Nafees Hamid talks to terrorists and their families in order to understand who’s vulnerable to radicalization and why … and how nations, institutions, and families can intervene.
New Mexico secretary of state Maggie Toulouse-Oliver talks about what it takes to run fair and accurate elections and to register all eligible voters…and we talk about her office’s responsibilities to oversee ethics among state officials.
So says education expert Diane Ravitch. She gives us a reasonable — and scathing — indictment of the charter school movement, its underlying profit motive, and its ultimate failure to improve public education or serve students.
From small-town America to Swiss seminary to California politics, Bill Press has sought a life of public service. He talks about his work as co-host of CNN’s Crossfire, and our current political problems and possibilities.
Marcela Diaz of Somos un Pueblo Unido talks about wage theft and the recent court decisions to protect workers, private prisons, Santa Fe as a sanctuary city, and more.
Viki Harrison of Common Cause New Mexico on about the infrastructure that makes our democracy work, what happens when it fails, how New Mexico is doing, and how we could improve for the benefit of all citizens.
Find out here, as Santa Fe New Mexican journalists Milan Simonich and Andrew Oxford talk about the last legislative session — everything from the spaceport to budgets to public safety to license plates.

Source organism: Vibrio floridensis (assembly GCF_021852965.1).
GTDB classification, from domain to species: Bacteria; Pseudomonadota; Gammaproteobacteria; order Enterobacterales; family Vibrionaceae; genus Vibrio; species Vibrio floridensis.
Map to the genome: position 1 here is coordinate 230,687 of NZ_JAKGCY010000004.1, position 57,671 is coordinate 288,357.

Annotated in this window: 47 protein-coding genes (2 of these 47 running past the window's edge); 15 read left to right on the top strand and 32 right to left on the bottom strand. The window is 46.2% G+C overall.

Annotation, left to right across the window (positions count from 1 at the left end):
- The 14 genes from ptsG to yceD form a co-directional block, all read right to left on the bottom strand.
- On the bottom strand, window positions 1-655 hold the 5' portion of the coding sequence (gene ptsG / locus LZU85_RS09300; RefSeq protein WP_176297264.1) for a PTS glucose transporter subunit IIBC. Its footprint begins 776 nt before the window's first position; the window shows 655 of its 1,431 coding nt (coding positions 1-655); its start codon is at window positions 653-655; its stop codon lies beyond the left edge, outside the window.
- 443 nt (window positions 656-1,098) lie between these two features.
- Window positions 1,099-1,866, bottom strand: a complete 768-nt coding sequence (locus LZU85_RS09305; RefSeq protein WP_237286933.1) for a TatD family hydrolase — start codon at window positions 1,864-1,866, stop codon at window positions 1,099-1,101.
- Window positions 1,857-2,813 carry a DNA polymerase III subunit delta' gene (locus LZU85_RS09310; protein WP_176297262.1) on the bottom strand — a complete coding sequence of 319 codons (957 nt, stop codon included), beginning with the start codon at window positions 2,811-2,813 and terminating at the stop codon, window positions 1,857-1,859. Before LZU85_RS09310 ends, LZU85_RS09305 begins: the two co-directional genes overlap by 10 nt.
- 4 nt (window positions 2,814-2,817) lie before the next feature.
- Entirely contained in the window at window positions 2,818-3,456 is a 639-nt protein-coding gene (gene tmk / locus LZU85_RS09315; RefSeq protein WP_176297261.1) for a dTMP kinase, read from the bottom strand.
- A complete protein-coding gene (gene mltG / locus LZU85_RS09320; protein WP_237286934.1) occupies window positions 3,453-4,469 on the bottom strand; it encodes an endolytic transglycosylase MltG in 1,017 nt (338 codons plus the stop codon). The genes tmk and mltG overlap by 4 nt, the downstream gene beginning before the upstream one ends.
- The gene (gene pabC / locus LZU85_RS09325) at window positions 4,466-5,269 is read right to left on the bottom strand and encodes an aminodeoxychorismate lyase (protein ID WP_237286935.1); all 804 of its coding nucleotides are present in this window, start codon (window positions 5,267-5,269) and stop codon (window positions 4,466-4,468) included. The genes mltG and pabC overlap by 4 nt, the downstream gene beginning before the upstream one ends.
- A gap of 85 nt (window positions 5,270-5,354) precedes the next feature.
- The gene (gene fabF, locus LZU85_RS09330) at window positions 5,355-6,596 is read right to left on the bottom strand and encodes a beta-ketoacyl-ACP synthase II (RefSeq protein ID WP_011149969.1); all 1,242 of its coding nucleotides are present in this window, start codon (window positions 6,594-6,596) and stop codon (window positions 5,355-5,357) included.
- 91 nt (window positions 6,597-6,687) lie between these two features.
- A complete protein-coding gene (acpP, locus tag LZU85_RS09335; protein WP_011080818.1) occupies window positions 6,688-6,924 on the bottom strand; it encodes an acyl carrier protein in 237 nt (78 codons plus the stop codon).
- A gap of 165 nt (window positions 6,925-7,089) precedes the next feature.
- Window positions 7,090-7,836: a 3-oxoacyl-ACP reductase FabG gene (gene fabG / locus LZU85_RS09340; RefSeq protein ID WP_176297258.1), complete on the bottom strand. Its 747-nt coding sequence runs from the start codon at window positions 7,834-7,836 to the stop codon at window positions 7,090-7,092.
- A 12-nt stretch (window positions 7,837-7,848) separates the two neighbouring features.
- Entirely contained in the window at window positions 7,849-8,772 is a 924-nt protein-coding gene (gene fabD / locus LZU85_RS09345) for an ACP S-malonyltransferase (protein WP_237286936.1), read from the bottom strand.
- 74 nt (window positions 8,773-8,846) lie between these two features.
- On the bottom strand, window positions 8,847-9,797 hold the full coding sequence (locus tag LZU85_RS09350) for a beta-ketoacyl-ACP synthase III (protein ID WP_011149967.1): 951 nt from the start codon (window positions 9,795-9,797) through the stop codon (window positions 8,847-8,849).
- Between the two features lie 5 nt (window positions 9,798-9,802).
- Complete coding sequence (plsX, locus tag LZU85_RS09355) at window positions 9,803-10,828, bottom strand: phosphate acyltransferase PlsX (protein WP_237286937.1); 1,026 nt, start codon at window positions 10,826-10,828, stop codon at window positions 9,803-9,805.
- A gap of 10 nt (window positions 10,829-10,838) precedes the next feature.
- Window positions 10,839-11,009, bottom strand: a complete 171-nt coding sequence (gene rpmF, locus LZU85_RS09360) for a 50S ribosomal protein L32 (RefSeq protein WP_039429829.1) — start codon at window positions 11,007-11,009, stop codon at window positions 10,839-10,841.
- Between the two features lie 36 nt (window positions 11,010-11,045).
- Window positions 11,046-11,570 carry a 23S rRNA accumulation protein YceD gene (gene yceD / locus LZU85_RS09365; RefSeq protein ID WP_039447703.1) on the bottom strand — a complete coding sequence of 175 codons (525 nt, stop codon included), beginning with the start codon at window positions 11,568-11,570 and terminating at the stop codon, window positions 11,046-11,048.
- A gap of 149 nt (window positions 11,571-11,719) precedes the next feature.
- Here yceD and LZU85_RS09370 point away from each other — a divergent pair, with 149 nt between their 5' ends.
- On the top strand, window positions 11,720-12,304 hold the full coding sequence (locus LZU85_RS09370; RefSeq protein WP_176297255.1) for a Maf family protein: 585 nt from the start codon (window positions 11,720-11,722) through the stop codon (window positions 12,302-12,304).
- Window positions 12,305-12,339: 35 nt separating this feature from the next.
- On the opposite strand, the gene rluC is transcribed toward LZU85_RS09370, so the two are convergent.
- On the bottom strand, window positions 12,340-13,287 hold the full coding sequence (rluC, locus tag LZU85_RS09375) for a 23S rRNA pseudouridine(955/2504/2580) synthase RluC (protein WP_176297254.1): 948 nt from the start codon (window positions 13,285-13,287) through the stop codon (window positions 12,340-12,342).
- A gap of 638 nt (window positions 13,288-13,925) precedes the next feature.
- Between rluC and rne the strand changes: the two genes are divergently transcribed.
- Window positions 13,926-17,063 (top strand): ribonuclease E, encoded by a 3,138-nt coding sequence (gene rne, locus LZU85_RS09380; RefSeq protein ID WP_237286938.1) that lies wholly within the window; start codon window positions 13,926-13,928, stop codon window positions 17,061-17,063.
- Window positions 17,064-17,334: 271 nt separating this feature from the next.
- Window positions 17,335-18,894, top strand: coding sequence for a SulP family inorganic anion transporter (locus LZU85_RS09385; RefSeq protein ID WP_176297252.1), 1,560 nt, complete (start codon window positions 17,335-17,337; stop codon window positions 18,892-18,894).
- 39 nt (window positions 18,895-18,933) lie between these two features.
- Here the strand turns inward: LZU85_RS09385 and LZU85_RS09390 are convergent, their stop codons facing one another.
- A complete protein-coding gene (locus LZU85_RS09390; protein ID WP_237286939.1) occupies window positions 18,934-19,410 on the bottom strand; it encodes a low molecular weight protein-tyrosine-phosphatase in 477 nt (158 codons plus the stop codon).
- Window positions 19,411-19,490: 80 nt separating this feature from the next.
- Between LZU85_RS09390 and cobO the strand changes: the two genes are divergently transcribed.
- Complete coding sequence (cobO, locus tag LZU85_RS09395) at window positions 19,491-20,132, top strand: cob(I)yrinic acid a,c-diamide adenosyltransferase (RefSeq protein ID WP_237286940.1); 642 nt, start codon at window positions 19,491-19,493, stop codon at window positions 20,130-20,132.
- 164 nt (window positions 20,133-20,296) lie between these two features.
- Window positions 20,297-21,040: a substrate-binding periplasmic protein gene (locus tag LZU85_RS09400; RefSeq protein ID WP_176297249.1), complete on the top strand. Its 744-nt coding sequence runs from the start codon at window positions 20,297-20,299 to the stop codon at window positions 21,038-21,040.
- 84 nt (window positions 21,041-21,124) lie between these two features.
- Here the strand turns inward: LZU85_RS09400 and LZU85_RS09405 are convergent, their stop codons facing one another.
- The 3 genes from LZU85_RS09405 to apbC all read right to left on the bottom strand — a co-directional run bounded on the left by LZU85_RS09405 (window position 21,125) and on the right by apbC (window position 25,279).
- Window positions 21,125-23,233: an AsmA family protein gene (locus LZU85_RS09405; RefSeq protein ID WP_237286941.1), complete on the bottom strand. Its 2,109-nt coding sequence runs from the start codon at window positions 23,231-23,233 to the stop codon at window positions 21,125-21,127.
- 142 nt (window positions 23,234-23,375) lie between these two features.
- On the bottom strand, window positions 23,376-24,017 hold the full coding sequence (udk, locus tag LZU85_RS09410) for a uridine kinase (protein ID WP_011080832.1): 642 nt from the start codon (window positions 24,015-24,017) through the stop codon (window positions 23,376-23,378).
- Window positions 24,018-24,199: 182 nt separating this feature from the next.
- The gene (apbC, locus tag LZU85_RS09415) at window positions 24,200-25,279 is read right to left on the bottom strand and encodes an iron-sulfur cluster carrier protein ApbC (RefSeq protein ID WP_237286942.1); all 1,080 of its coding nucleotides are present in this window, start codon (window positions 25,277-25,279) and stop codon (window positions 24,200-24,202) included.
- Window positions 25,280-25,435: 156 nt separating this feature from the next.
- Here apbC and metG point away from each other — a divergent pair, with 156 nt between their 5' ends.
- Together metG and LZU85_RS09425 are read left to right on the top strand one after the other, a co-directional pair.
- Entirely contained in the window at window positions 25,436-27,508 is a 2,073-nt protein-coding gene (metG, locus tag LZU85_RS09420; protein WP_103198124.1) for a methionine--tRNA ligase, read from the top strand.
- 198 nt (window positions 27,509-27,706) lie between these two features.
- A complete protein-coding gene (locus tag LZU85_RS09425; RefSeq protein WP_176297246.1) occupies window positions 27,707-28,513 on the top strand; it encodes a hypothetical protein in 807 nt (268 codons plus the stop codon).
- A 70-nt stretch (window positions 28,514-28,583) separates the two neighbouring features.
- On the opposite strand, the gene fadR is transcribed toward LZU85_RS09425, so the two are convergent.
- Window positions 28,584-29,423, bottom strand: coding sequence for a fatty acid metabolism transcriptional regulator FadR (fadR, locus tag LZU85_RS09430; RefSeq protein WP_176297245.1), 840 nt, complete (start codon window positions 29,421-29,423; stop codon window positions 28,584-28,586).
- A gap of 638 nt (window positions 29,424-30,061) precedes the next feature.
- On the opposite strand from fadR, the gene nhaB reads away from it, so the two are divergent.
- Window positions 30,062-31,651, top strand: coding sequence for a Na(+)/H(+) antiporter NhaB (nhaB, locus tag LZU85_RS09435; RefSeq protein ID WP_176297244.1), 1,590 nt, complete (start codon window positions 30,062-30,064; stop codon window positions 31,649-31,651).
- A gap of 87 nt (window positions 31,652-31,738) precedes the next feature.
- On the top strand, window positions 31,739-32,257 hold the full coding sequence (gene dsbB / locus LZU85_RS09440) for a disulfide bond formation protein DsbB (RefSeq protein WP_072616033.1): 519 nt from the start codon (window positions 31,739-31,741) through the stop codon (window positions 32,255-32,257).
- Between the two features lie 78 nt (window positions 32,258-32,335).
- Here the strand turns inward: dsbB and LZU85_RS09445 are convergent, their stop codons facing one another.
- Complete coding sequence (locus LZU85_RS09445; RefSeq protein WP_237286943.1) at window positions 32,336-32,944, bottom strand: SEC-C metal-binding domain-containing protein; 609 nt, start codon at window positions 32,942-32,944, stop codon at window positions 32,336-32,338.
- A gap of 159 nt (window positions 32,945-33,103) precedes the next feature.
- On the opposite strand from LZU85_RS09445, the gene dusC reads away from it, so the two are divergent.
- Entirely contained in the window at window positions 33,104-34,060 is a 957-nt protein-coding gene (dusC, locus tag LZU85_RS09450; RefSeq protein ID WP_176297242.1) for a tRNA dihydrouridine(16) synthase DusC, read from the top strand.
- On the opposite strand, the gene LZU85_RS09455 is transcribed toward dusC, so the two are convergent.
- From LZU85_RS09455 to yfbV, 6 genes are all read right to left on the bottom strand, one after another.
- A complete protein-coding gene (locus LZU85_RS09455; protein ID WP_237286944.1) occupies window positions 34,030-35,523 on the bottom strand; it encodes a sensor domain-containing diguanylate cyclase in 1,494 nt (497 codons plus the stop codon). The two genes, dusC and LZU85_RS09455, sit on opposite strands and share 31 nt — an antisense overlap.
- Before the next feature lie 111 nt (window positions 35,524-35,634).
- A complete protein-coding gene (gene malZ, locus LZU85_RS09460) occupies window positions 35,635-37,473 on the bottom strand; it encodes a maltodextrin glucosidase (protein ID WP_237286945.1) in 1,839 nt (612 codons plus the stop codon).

We talk with mayor-elect Alan Webber about his campaign, his hopes for the city, and his ideas for everything from affordable housing to the film industry to citizen engagement.
Josh Horwitz has been working toward sensible gun safety regulations for decades. We talk about the divisions and politics in our country, what’s happening on the state level, and the conversation about guns since the Parkland, Florida massacre.
That’s the name of the gripping new book by Nancy McLean, Duke University historian, who tells the story of the cycles of US history and the ongoing attempts by the wealthy to shape government in a way that benefits them at the expense of the majority — without the majority knowing they’re doing it.